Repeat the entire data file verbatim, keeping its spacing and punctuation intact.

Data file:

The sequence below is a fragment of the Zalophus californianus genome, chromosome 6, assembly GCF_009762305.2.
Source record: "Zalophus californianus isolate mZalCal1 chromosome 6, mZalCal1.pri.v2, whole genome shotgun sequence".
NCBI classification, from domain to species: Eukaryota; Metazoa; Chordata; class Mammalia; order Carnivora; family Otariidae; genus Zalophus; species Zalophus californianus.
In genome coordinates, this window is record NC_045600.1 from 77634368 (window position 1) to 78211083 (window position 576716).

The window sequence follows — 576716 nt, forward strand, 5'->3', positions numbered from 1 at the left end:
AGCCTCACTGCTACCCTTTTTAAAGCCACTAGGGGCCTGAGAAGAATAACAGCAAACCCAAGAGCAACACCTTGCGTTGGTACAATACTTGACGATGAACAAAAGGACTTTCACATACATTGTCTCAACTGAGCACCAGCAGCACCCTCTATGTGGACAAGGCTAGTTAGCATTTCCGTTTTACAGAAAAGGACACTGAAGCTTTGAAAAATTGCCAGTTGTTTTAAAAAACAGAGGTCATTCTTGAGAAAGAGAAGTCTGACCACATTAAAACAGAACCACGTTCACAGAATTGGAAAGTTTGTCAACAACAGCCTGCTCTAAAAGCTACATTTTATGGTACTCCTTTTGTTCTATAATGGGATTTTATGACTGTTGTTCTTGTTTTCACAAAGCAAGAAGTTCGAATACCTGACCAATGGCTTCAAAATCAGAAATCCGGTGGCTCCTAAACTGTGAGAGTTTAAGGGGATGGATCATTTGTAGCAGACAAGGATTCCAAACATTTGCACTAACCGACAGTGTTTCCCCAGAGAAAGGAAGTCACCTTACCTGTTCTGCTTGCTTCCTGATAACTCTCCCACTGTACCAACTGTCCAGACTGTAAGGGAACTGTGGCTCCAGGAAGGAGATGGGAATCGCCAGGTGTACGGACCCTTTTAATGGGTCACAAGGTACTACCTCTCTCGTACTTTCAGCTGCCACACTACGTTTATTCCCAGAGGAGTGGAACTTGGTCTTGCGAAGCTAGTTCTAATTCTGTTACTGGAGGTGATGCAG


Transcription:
The sequence below is a fragment of the Zalophus californianus genome, chromosome 6, assembly GCF_009762305.2.
Source record: "Zalophus californianus isolate mZalCal1 chromosome 6, mZalCal1.pri.v2, whole genome shotgun sequence".
NCBI classification, from domain to species: Eukaryota; Metazoa; Chordata; class Mammalia; order Carnivora; family Otariidae; genus Zalophus; species Zalophus californianus.
In genome coordinates, this window is record NC_045600.1 from 77634368 (window position 1) to 78211083 (window position 576716).

The window sequence follows — 576716 nt, forward strand, 5'->3', positions numbered from 1 at the left end:
AGCCTCACTGCTACCCTTTTTAAAGCCACTAGGGGCCTGAGAAGAATAACAGCAAACCCAAGAGCAACACCTTGCGTTGGTACAATACTTGACGATGAACAAAAGGACTTTCACATACATTGTCTCAACTGAGCACCAGCAGCACCCTCTATGTGGACAAGGCTAGTTAGCATTTCCGTTTTACAGAAAAGGACACTGAAGCTTTGAAAAATTGCCAGTTGTTTTAAAAAACAGAGGTCATTCTTGAGAAAGAGAAGTCTGACCACATTAAAACAGAACCACGTTCACAGAATTGGAAAGTTTGTCAACAACAGCCTGCTCTAAAAGCTACATTTTATGGTACTCCTTTTGTTCTATAATGGGATTTTATGACTGTTGTTCTTGTTTTCACAAAGCAAGAAGTTCGAATACCTGACCAATGGCTTCAAAATCAGAAATCCGGTGGCTCCTAAACTGTGAGAGTTTAAGGGGATGGATCATTTGTAGCAGACAAGGATTCCAAACATTTGCACTAACCGACAGTGTTTCCCCAGAGAAAGGAAGTCACCTTACCTGTTCTGCTTGCTTCCTGATAACTCTCCCACTGTACCAACTGTCCAGACTGTAAGGGAACTGTGGCTCCAGGAAGGAGATGGGAATCGCCAGGTGTACGGACCCTTTTAATGGGTCACAAGGTACTACCTCTCTCGTACTTTCAGCTGCCACACTACGTTTATTCCCAGAGGAGTGGAACTTGGTCTTGCGAAGCTAGTTCTAATTCTGTTACTGGAGGTGATGCAG